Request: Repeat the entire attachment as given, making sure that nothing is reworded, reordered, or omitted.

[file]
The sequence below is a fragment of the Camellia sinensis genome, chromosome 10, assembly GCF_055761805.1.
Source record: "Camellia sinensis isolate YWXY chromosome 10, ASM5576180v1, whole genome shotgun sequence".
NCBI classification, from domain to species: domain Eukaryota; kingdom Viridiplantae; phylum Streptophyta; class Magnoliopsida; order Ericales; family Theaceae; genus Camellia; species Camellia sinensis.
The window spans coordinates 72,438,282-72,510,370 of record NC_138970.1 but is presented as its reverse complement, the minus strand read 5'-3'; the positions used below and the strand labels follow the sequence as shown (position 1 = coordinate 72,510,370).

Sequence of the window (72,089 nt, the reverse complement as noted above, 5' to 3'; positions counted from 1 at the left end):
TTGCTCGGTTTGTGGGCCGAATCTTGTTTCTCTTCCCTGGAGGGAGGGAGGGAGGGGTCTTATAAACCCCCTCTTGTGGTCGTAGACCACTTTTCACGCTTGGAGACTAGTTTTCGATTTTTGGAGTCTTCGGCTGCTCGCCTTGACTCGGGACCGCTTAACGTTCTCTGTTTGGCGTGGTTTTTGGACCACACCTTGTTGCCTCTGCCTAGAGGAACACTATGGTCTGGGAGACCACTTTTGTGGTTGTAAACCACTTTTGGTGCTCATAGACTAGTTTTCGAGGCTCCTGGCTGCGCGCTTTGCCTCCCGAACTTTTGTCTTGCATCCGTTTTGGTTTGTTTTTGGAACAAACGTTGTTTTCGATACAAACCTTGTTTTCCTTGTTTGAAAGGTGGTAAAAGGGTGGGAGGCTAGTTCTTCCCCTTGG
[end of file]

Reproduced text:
The sequence below is a fragment of the Camellia sinensis genome, chromosome 10, assembly GCF_055761805.1.
Source record: "Camellia sinensis isolate YWXY chromosome 10, ASM5576180v1, whole genome shotgun sequence".
NCBI classification, from domain to species: domain Eukaryota; kingdom Viridiplantae; phylum Streptophyta; class Magnoliopsida; order Ericales; family Theaceae; genus Camellia; species Camellia sinensis.
The window spans coordinates 72,438,282-72,510,370 of record NC_138970.1 but is presented as its reverse complement, the minus strand read 5'-3'; the positions used below and the strand labels follow the sequence as shown (position 1 = coordinate 72,510,370).

Sequence of the window (72,089 nt, the reverse complement as noted above, 5' to 3'; positions counted from 1 at the left end):
TTGCTCGGTTTGTGGGCCGAATCTTGTTTCTCTTCCCTGGAGGGAGGGAGGGAGGGGTCTTATAAACCCCCTCTTGTGGTCGTAGACCACTTTTCACGCTTGGAGACTAGTTTTCGATTTTTGGAGTCTTCGGCTGCTCGCCTTGACTCGGGACCGCTTAACGTTCTCTGTTTGGCGTGGTTTTTGGACCACACCTTGTTGCCTCTGCCTAGAGGAACACTATGGTCTGGGAGACCACTTTTGTGGTTGTAAACCACTTTTGGTGCTCATAGACTAGTTTTCGAGGCTCCTGGCTGCGCGCTTTGCCTCCCGAACTTTTGTCTTGCATCCGTTTTGGTTTGTTTTTGGAACAAACGTTGTTTTCGATACAAACCTTGTTTTCCTTGTTTGAAAGGTGGTAAAAGGGTGGGAGGCTAGTTCTTCCCCTTGG